Dearest monks and artists,
I am heading off to Scotland today to teach our Earth Monastery Intensive at the Bield retreat center in Perth with Betsey Beckman. Then we will travel together for four days on Iona, this will be our second visit and we are dreaming into a future retreat there.
St. Columcille, whose feast day was yesterday, was an Irish saint who journeyed by sea to Scotland and founded the monastery at Iona. There is a beautiful story that when he left Ireland he was overcome with grief at leaving his beloved homeland, but he felt the call to journey other places. The legend says that the night before he sailed off he spent the night sleeping on what was known as the “Flagstone of Loneliness” which was a large flat stone said to carry the grief of any person who spent the night there. It is a beautiful image of the elements, and in particular the density and gravity of stone, as an ally and support in our own tender human journeys.
This is a poem I wrote inspired by this image (first published in Boyne Berries journal and also appears in my upcoming book The Soul’s Slow Ripening: 12 Celtic Practices for Seekers of the Sacred):
Flagstone of Loneliness
“Fear not the heaviness you feel,
give your burdens back to the earth,
for heavy are the mountains, heavy the seas.”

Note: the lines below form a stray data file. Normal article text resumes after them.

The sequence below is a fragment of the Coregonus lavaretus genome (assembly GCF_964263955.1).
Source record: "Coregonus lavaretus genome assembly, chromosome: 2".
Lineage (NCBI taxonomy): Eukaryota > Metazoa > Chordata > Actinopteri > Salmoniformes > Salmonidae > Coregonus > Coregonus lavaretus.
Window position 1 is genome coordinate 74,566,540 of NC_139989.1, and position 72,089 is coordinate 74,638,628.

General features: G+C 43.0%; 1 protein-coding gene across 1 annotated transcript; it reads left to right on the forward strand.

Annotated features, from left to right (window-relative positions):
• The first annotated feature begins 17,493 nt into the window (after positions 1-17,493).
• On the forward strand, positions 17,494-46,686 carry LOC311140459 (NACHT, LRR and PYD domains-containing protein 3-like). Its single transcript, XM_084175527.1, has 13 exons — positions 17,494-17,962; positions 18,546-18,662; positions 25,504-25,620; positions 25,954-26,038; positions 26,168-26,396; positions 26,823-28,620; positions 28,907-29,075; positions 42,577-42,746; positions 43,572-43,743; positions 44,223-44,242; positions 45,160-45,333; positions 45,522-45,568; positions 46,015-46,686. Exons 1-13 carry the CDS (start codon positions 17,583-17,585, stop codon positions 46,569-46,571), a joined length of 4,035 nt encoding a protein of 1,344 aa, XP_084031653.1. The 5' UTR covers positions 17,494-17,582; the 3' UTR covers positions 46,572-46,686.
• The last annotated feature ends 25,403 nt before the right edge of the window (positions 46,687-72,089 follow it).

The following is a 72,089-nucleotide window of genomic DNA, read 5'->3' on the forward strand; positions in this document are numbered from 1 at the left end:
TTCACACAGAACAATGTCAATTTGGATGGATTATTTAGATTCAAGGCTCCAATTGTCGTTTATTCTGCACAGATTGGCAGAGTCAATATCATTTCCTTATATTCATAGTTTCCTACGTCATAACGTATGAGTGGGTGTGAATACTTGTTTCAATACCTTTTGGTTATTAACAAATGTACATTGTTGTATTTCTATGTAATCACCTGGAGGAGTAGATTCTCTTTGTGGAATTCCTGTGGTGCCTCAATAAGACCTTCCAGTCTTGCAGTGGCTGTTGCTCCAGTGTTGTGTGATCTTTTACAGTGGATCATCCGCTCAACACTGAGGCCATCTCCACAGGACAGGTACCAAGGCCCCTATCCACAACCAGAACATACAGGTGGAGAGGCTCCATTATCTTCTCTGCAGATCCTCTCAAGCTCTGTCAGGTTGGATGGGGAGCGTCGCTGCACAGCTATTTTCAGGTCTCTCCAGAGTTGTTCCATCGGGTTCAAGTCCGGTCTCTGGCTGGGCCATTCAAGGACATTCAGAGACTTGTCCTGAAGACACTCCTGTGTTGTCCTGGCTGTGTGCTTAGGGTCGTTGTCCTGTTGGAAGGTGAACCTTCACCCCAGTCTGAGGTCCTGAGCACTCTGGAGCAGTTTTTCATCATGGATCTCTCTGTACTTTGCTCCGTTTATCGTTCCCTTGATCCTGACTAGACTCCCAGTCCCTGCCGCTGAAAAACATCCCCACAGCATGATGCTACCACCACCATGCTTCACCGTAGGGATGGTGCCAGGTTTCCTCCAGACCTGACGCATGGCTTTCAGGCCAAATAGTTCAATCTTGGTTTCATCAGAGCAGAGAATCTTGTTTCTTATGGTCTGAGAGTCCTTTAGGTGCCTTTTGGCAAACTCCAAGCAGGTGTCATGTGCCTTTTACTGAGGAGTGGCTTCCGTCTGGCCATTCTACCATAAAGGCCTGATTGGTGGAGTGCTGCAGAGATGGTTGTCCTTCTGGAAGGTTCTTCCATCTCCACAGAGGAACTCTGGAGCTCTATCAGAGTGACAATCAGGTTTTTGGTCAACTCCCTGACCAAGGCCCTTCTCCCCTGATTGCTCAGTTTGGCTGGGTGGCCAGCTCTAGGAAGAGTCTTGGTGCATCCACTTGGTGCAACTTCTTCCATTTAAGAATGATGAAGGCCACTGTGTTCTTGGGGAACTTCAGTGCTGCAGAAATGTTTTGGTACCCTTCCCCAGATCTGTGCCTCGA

–Rainer Maria Rilke, Sonnets to Orpheus
On nights when my heart is
thick with sadness and my
limbs and sighs are ballast,
I long to lie down on the
flagstone of loneliness
like Columcille before
he sailed to Iona, leaving behind
the land he loved.
What do the stones feel as
they gather our heaviness
into their granite endurance,
so patient as clouds release
their burden of rain upon them?
Even rivers part ways for boulders,
not willing to risk splitting them wide
and unleash the channel of ancient grief.
We climb rocky summits,
under the illusion we can defy
the gravity of sorrow,
hearts pounding in exhilaration
while mountains grow weightier
under tender feet.
If you sit by a stream and listen
as water makes music over rocks,
you will hear them keening.
-Christine Valters Paintner
May you find your life filled with solid stones able to help you hold the sadness you carry in you.
With great and growing love,
Christine Valters Paintner, PhD, REACE